In March of 2019, Boston Dynamics released yet another amazing video showcasing the box stacking capabilities of their whegged (wheel-legged) robot. The robot zooms around a warehouse, picking up and placing objects on its two wheels.
As Wired put it, this represents Boston Dynamics being “back at it”, with ‘it’ referring to their periodic release of videos showcasing their robots’ performing amazing feats. The previous such video came out in October 2018 and showcased the parkour skills of their humanoid robot Atlas. The robot can be seen soaring over logs and leaping onto platforms – actions which require extreme energy and strength for a hefty robot to perform (Atlas weighs up to 150kg). Nevertheless, the video shows Atlas navigating these terrains with remarkable ease:
Marc Raibert, former Carnegie Mellon and MIT professor and director of the Leg Lab, developed the first self-balancing hopping robots. In 1992, he went on to found Boston Dynamics. Since then, you may have heard of them through many of their other projects. Some favorites include BigDog, capable of traversing rough terrains; SandFlea, which stores enough energy to jump onto buildings; SpotMini, which brings smooth moves to the dance floor; and Atlas, the humanoid robot that can drive its own vehicle.
In particular, Atlas has demonstrated many impressive actions throughout the years. Its capabilities include backflips, opening and holding doors, washing dishes, trail running, and lifting boxes, and more:
Atlas initially triggered a dystopian response from viewers and media alike. Many of these headlines appear to be in jest. However, there also seems to be serious concern from some viewers about the true implications of Atlas’ current capabilities, and some of the following don’t help:
Fast Company greeted the new warehouse robot with the headline “Those frightening Boston Dynamics robots will also take your warehouse job”.
The Telegraph published a summary of Atlas’ backflip video calling the robot a “terrifying humanoid.”
At the time of the reveal of the original Handle robot, The Inquierer called it a new robot nightmare.
Many of the “humorous” headlines referenced the pop-culture concept of a “robot uprising.”
Gizmodo warned of a “shockingly nimble” robot uprising.
MarketWatch advised readers to “not bother running away.”
Mashable has a top 5 of “times Boston Dynamics robots scared the hell out of us”.
This, in turn, has led to some concerns about misunderstandings that may arise from Boston Dynamics’ strategy of releasing these videos without much further explanation:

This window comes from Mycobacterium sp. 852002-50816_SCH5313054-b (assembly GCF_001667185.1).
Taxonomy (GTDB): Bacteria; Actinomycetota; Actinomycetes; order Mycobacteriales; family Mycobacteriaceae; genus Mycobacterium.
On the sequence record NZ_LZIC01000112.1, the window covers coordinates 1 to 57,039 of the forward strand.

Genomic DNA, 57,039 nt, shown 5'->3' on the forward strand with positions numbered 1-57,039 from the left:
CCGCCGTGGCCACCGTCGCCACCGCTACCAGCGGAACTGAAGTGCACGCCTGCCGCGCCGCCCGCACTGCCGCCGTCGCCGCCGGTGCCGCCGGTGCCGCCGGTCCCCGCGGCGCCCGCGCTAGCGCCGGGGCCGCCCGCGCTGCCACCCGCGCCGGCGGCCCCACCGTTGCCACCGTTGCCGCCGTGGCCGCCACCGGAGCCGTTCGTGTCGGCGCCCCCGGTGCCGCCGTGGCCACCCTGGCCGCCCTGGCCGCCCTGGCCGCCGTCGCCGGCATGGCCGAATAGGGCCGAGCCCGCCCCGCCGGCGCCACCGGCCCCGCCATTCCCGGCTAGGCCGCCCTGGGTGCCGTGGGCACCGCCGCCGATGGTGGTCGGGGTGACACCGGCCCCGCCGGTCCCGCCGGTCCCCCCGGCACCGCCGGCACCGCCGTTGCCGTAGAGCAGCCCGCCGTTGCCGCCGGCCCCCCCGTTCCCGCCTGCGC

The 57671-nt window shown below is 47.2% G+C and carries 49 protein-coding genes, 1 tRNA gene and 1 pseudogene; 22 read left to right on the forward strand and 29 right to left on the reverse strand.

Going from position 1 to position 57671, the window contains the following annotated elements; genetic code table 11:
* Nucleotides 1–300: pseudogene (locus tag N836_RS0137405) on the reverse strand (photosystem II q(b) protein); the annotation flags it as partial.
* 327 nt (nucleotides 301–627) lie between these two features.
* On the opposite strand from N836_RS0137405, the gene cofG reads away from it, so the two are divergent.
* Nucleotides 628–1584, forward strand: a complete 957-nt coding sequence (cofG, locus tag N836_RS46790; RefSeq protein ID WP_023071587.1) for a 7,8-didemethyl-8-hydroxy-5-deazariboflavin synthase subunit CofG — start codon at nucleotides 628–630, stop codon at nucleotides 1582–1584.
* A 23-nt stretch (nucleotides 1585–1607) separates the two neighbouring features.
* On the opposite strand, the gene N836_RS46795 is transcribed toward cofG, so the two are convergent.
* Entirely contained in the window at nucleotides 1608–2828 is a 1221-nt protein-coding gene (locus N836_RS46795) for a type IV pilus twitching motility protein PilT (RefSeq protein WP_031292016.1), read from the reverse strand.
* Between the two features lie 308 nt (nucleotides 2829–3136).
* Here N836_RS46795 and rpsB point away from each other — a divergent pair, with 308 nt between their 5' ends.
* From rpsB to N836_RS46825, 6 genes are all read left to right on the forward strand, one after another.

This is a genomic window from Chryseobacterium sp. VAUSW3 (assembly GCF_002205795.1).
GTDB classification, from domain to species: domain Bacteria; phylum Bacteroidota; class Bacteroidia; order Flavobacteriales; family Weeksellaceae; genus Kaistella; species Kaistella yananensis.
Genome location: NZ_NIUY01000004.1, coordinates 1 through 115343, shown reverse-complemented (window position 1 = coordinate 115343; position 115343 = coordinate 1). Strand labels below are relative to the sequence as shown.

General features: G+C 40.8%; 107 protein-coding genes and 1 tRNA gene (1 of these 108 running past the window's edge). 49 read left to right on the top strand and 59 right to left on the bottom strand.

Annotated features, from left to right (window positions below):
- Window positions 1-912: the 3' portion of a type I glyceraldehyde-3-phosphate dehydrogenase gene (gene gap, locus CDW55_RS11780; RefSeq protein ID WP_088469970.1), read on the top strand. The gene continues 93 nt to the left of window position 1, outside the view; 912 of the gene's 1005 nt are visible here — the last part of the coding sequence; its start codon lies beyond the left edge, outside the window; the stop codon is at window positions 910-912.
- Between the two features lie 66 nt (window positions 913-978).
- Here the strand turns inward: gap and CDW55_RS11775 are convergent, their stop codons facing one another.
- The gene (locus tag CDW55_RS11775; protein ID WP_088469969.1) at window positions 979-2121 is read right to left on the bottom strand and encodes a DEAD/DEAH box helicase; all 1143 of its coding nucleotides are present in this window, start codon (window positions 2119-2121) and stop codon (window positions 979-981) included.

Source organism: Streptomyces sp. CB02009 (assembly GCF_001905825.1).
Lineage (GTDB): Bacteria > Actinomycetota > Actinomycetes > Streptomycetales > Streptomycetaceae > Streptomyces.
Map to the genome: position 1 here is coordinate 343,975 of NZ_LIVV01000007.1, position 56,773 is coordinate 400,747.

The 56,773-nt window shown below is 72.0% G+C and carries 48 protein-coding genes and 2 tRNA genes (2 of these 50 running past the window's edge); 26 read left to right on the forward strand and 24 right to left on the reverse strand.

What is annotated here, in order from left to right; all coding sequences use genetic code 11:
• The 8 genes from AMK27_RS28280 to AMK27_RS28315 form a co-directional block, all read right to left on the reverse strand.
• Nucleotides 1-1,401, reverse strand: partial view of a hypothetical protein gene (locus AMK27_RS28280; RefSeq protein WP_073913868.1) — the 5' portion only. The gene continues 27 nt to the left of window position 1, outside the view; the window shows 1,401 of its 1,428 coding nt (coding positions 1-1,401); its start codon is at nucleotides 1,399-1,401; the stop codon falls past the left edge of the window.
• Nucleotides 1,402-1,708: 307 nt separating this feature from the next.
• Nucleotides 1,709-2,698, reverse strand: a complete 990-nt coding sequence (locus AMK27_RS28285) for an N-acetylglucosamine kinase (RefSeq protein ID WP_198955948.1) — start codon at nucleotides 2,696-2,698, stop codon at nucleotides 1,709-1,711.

- Researchers and other experts are more worried about people’s raised expectations about what robots really can do than by the robots themselves. NVIDIA’s director of research describes her experiences with the general public, stating that many believe the Boston Dynamics dogs are more intelligent than real dogs.
- Filip Piekniewski, an AI researcher, likewise expressed that the videos do not mean that Boston Dynamics’ robots are anywhere near as intelligent as dogs:
- Jack clark, a journalist, stated that Boston Dynamics’ press strategy was simply to release videos and avoid any questions from the press:
It’s hard to get a sense for the general public’s perception of the videos, but just sampling several tweets shows some are genuinly concerned about the ‘robot apocalypse’ scenario:
Of course, these represent outliers in the public opinion. Still, reactions along the lines of ‘impressive, but also vaguelly offputting’ are common whenever new Boston Dynamics videos come out:
Believing that these videos represent robotics with advanced autonomous capability is problematic, since that is far from the truth. There are substantial differences between a robot that autonomously performs these actions versus one that is preprogrammed to do so with the help of external sensors and computation, and the lack of transparency makes it unclear what Atlas and friends are capable of. Though the details are not clear, it appears to be the case that Boston Dynamics’ technology does not involve learning or advanced cognition and is based on human-defined methods for robotic control:
Fortunately, multiple articles have tackled the subject of Boston Dynamics videos. A Wired article does a good job explaining how to watch and interpret Boston Dynamic’s: focus on the large margins of error (there’s always a chance in the demos that things can go wrong, but what you’re seeing is the successful trial), partial autonomy (the systems don’t operate entirely on their own and require human guidance or pre-determined instructions), and our human instinct to anthropomorphize and connect to biological systems (humans tend to see the dog- and human-looking robots and assume many advanced capabilities that the biological versions already have, such as perception and emotion). Additional articles tackling the subject include Boston Dynamics’ scary robot videos: Are they for real?, Why Boston Dynamics’ backflipping borg shouldn’t scare you, You’re Expecting Too Much Out of Boston Dynamics’ Robots, and The Fantasy Robots Of Boston Dynamics. As the last piece states: